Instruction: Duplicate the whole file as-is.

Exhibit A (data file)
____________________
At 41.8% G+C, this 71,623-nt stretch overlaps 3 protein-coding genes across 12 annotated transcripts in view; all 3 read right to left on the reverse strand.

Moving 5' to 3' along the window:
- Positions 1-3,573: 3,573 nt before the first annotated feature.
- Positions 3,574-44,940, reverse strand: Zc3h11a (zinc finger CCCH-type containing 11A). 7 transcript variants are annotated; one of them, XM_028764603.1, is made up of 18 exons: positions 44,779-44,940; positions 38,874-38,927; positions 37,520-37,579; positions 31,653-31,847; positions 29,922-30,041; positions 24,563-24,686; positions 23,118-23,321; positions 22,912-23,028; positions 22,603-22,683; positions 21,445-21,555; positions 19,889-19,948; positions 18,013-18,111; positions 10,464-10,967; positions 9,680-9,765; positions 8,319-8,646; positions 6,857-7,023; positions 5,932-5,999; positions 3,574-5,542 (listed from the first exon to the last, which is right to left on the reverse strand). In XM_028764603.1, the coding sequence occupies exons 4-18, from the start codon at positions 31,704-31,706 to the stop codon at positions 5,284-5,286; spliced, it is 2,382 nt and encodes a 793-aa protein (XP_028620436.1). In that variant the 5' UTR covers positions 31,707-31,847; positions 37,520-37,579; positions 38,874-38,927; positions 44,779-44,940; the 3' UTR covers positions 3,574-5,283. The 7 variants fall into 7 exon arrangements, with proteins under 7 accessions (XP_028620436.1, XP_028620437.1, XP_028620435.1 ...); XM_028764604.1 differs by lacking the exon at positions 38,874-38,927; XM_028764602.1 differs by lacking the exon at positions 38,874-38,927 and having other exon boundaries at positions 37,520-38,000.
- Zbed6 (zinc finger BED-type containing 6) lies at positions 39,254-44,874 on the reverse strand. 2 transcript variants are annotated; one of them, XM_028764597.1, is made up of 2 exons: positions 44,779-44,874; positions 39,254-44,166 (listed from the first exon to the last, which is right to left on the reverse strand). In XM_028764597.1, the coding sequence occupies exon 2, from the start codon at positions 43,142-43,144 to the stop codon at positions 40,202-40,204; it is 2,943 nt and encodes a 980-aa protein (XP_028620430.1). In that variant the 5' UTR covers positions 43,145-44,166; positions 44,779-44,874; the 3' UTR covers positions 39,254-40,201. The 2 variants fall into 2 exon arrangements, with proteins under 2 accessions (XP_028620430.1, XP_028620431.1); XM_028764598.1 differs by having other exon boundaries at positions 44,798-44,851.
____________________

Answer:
At 41.8% G+C, this 71,623-nt stretch overlaps 3 protein-coding genes across 12 annotated transcripts in view; all 3 read right to left on the reverse strand.

Moving 5' to 3' along the window:
- Positions 1-3,573: 3,573 nt before the first annotated feature.
- Positions 3,574-44,940, reverse strand: Zc3h11a (zinc finger CCCH-type containing 11A). 7 transcript variants are annotated; one of them, XM_028764603.1, is made up of 18 exons: positions 44,779-44,940; positions 38,874-38,927; positions 37,520-37,579; positions 31,653-31,847; positions 29,922-30,041; positions 24,563-24,686; positions 23,118-23,321; positions 22,912-23,028; positions 22,603-22,683; positions 21,445-21,555; positions 19,889-19,948; positions 18,013-18,111; positions 10,464-10,967; positions 9,680-9,765; positions 8,319-8,646; positions 6,857-7,023; positions 5,932-5,999; positions 3,574-5,542 (listed from the first exon to the last, which is right to left on the reverse strand). In XM_028764603.1, the coding sequence occupies exons 4-18, from the start codon at positions 31,704-31,706 to the stop codon at positions 5,284-5,286; spliced, it is 2,382 nt and encodes a 793-aa protein (XP_028620436.1). In that variant the 5' UTR covers positions 31,707-31,847; positions 37,520-37,579; positions 38,874-38,927; positions 44,779-44,940; the 3' UTR covers positions 3,574-5,283. The 7 variants fall into 7 exon arrangements, with proteins under 7 accessions (XP_028620436.1, XP_028620437.1, XP_028620435.1 ...); XM_028764604.1 differs by lacking the exon at positions 38,874-38,927; XM_028764602.1 differs by lacking the exon at positions 38,874-38,927 and having other exon boundaries at positions 37,520-38,000.
- Zbed6 (zinc finger BED-type containing 6) lies at positions 39,254-44,874 on the reverse strand. 2 transcript variants are annotated; one of them, XM_028764597.1, is made up of 2 exons: positions 44,779-44,874; positions 39,254-44,166 (listed from the first exon to the last, which is right to left on the reverse strand). In XM_028764597.1, the coding sequence occupies exon 2, from the start codon at positions 43,142-43,144 to the stop codon at positions 40,202-40,204; it is 2,943 nt and encodes a 980-aa protein (XP_028620430.1). In that variant the 5' UTR covers positions 43,145-44,166; positions 44,779-44,874; the 3' UTR covers positions 39,254-40,201. The 2 variants fall into 2 exon arrangements, with proteins under 2 accessions (XP_028620430.1, XP_028620431.1); XM_028764598.1 differs by having other exon boundaries at positions 44,798-44,851.